Four years after Fire Emblem’s impressive debut on Nintendo Switch with Fire Emblem: Three Houseswe expected a lot with the launch of the next opus, Fire Emblem Engage. Three Houses rekindled a lot of love for the franchise, and as the series debut on a new system, it had a lot of expectations to fulfill. The popularity of the Fire Emblem series meant there were some big boots to fill with the launch of Engage, and while the latest installment offers something new without losing the charm of the traditional formula, the line remains slightly blurred. as to whether the game meets the bar set by its predecessor.
At the start of our story, we assume the role of the divine dragon, Alear, who lay dormant for a thousand years after being injured by the Fell Dragon Sombron, but finally Alear woke up. Rather than waking up and remembering the battle with Sombron and being able to resume his life as normal, the second their eyes are opened, Alear struggles to recall their memories and figure out where they are. Despite encountering a handful of excited citizens who remember the story of the Dragonborn, nothing dims the memory of the Divine, and it quickly becomes your responsibility to do what you can to remember their past life and save the world from peril. Again.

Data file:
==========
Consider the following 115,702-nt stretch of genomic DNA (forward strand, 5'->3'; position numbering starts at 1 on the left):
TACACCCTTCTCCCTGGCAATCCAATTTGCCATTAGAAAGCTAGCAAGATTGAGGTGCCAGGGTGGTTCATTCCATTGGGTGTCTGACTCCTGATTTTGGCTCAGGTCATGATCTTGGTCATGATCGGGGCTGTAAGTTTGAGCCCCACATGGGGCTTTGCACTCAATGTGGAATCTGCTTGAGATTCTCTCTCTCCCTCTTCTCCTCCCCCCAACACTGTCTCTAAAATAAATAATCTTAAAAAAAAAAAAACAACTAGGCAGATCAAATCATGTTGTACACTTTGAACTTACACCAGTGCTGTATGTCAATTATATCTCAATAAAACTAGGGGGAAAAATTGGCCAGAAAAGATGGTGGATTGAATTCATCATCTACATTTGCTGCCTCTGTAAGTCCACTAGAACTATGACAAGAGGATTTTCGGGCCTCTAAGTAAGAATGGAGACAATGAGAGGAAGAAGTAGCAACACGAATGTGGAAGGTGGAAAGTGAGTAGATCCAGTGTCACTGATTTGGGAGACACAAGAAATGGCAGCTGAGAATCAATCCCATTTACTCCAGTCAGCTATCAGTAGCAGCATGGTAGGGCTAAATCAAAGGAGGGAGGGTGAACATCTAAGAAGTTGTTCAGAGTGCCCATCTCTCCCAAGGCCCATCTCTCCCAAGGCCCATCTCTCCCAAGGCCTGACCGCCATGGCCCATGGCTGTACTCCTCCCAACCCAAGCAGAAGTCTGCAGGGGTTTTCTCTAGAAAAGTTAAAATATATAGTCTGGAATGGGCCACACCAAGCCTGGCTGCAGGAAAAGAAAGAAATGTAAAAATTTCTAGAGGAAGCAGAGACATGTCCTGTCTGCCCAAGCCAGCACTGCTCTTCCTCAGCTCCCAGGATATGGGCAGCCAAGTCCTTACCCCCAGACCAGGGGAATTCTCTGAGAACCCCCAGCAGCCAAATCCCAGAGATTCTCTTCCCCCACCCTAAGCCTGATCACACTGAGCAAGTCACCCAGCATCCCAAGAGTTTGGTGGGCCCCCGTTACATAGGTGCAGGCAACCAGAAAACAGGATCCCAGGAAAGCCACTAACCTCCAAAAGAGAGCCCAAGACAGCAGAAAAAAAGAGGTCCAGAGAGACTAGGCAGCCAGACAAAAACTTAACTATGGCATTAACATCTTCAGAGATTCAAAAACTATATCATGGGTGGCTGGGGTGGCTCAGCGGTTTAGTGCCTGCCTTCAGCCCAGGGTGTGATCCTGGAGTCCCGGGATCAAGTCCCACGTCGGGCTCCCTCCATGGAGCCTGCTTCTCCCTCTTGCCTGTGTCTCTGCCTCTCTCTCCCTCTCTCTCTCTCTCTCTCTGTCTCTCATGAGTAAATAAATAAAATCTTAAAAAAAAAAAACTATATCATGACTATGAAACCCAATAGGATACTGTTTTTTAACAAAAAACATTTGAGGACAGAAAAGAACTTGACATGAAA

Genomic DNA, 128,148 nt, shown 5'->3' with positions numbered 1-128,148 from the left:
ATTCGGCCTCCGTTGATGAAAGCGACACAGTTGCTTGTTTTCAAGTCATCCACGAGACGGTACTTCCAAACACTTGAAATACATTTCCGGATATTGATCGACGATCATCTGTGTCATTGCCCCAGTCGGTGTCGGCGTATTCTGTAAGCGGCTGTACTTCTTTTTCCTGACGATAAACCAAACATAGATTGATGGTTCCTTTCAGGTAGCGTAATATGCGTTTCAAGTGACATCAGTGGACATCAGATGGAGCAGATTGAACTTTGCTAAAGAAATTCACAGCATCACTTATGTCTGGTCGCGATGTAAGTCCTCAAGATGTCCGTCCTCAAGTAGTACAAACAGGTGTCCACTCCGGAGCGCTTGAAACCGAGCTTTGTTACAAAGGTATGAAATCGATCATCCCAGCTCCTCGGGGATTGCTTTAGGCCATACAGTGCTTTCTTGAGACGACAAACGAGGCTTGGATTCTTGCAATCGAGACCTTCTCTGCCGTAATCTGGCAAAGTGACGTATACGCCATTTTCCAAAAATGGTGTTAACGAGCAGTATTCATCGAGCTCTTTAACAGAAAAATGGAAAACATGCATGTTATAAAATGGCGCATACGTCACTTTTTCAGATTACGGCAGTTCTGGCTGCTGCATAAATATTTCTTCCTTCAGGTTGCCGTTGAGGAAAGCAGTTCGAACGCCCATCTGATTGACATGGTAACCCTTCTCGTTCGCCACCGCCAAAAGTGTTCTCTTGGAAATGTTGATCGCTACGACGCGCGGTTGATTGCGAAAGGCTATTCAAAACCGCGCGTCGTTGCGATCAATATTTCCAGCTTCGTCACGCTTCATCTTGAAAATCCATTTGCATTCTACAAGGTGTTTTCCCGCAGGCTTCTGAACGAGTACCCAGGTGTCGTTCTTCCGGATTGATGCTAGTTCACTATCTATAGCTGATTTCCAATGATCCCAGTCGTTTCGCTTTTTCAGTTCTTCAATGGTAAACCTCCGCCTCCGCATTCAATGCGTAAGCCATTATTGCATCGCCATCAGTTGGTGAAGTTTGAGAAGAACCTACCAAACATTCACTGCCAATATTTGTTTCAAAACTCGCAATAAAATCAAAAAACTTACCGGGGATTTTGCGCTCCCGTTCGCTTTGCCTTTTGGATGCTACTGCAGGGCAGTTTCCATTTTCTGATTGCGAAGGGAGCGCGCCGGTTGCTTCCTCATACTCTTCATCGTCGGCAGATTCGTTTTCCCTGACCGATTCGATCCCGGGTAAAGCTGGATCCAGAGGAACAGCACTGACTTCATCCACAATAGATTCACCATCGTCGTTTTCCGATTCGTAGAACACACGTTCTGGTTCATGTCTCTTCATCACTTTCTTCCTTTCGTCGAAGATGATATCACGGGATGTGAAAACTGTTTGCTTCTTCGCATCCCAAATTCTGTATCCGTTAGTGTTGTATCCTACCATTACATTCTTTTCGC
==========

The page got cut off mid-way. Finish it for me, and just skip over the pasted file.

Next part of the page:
Comprised of 26 chapters, Fire Emblem Engage’s approximately 40-hour campaign will guide you through Alear’s process of coming to terms with what happened while confronting the opposing force that hurt them in the first place, exploring the relationships that Alear develops with the characters encountered along the way. Instead of relying entirely on the story to produce an engaging experience, Fire Emblem Engage spotlights a number of alternate features for you to take advantage of, such as building a relationship with comrades outside of combat and construction of a safe space for everyone at the central hub, Somniel.
Continuing on from Three Houses, Fire Emblem Engage really focuses on combat, which is necessary because that’s what drives the whole game. combat, and it’s refreshing to get hands-on experience right away rather than sitting through lengthy cutscenes as the story unfolds. After a brief introduction to Franne, Clanne, and Vander, the three characters who first appear at the bedside of the divine dragons when you awaken, you jump straight into battle once again, this is where you can really take the reins and experience what Fire Emblem Engage has to offer.